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Image for the news item 'A King, a Prince, and a mobile Mulberry tree' on 1 Jun 2021
Left: HRH The Prince of Wales planting a black mulberry tree, May 1921; right: the mulberry tree today

The origin of the well-known English nursery rhyme Here We Go Round the Mulberry Bush is uncertain, but it may lie in the doomed attempt by King James I and VI to establish an English silk industry in the early seventeenth century. The objective was to break the near-monopoly on silk production that China had enjoyed for more than a millennium, but despite the nationwide dissemination of cheap seeds and plants, the enterprise failed. This has often been attributed to the fact that only black mulberries were planted, the Chinese having cunningly concealed from Europeans the fact that silkworms only thrive on the white variety. It is much more likely, in fact, that our frosty northern winters were to blame, and an examination of the participation of Cambridge colleges in the scheme – at least four are known to have given it a go – would seem to support this.

The archives of Corpus Christi College, for instance, record that in the year ending Michaelmas 1609 they paid six shillings to ‘the Frenchman for a 100 of white mulbury settes’. At about the same time Emmanuel (with more spacious gardens) bought 300 ‘mulbyrie plants at the kings appointment’, at a cost of eighteen shillings. Given the coincidence of price and timing, it seems highly likely that we acquired our seedlings from the same source, and that they were also of the white variety. Emmanuel’s young plants probably failed fairly soon, for a few years later the college tried again with more mature specimens, the accounts for April-October 1612 recording the setting of ‘fourtie mulbyrie trees’. We can only speculate as to exactly where they were planted, for none of them is now standing, unlike the gnarled survivors at Jesus, Christ’s and Corpus Christi colleges.

Emma does, however, possess a black mulberry planted in more recent times. On 31 May 1921 the then Prince of Wales, later Edward VIII, visited Cambridge to receive an Honorary Degree, and as the Vice-Chancellor, Dr Peter Giles, happened also to be Master of Emmanuel, the Prince was entertained here. Dr Giles’s daughter Elspeth recorded that the Prince ‘came to our house and we all shook hands and talked with him in our drawing room. Then he went into the garden and was introduced to a number of leading undergraduates and after that he planted a mulberry tree for us!’ Photographs of the ceremony show the Prince wielding a shiny new spade while standing on a piece of clean carpet, and since he smoked throughout the proceedings the soil was no doubt enriched with cigarette ash.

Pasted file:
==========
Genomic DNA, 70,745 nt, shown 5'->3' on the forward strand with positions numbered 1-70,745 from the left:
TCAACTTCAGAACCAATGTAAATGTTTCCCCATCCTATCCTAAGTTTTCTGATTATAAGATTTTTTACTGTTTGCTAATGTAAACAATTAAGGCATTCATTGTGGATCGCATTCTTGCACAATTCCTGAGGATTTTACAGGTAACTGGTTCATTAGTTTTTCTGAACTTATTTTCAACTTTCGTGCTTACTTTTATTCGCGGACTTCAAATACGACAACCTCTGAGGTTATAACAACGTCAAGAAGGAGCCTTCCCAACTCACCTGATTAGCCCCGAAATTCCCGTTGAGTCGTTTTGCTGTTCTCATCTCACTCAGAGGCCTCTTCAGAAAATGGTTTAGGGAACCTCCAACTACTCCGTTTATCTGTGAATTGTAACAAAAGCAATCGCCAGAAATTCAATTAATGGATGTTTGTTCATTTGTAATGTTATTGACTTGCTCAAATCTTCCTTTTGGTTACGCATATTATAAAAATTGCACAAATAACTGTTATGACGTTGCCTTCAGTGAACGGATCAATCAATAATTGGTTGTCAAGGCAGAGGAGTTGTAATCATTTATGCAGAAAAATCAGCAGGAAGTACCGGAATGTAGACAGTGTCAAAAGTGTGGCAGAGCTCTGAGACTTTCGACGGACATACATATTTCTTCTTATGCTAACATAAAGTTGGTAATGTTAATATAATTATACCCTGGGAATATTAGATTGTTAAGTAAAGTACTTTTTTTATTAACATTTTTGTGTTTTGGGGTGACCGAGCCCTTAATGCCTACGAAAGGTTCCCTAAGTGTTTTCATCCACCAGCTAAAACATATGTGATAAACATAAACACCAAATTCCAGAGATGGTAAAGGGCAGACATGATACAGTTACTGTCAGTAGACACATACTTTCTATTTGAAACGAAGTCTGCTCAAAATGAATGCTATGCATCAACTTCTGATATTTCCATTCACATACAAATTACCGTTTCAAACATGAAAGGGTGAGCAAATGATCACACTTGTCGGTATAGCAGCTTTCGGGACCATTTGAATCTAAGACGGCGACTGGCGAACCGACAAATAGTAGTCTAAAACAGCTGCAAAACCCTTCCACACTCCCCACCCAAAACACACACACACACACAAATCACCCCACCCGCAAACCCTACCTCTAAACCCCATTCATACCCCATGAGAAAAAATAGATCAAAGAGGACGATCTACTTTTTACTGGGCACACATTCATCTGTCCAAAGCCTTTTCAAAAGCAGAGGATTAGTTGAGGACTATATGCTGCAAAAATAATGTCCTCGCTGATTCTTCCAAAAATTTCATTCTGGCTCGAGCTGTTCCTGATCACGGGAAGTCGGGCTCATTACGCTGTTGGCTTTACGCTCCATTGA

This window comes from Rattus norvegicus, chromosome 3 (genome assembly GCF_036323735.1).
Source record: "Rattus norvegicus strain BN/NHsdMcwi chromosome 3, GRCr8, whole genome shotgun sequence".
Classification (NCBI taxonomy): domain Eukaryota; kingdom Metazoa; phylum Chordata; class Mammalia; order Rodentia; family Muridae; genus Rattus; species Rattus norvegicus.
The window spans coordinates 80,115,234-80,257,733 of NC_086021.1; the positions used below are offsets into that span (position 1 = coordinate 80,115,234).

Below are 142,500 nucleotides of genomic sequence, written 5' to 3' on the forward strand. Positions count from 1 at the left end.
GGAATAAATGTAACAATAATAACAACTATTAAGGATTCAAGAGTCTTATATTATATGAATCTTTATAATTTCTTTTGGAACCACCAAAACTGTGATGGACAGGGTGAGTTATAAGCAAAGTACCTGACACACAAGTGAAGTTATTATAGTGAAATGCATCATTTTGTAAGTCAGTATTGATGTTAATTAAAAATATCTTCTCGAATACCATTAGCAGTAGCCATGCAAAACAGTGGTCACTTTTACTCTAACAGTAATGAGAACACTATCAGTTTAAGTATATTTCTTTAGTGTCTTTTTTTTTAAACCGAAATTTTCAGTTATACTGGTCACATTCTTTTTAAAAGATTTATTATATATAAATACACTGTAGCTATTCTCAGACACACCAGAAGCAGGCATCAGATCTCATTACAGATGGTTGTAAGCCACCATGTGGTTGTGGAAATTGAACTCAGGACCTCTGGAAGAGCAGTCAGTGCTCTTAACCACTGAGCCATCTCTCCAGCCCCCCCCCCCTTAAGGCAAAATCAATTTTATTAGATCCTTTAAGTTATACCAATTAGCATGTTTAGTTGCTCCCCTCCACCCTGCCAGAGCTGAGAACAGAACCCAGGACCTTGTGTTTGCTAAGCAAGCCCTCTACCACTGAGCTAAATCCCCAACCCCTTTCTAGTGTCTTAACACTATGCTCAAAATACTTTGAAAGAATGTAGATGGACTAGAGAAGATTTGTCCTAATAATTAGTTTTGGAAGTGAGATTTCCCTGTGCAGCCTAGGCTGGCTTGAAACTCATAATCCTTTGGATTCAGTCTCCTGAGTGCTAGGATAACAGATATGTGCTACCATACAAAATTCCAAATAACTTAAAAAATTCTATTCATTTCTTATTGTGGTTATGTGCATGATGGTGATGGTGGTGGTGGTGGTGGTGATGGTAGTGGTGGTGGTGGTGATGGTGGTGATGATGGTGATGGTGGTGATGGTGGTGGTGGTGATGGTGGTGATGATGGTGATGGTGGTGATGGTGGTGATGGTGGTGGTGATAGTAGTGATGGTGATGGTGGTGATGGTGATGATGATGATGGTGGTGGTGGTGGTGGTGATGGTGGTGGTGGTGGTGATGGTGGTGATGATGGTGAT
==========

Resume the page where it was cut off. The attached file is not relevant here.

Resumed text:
Although the mulberry tree was planted in the Master’s Garden, near the west wall of the old tennis court building, it is not there now. The Garden Committee minutes for 25th February 1943 record that permission was to be sought from the Governing Body to remove the old Mulberry tree in the Fellows’ Garden, ‘so as to permit proper growth of the young Mulberry’. At some point, then, the tree had been moved from its original site and replanted close to a more ancient specimen (a Jacobean relic, perhaps) in the Fellows’ Garden. Moving the tree has created a conundrum: can it still be regarded as having been planted by the Prince of Wales? The authors of the 1996 guidebook Emmanuel College Buildings and Gardens clearly felt it could not, for although they accord the tree a planting date of 1921, the Prince is not mentioned. The College took more care when choosing the sites for the trees planted by HM The Queen and HRH The Duke of Edinburgh during their 1984 ‘Quatercentenary’ visit to Emmanuel.

Emma’s centenarian black mulberry can be found between the swimming bath and the Oriental plane tree, and we are fortunate to have other specimens of this most attractive tree growing in the garden of 14 Park Terrace and Camden House. Mulberries have in recent years acquired the status of a ‘superfood’, but even without this fashionable endorsement, the delicious fruit produced by the college’s mulberry trees can be highly recommended.

Amanda Goode, College Archivist

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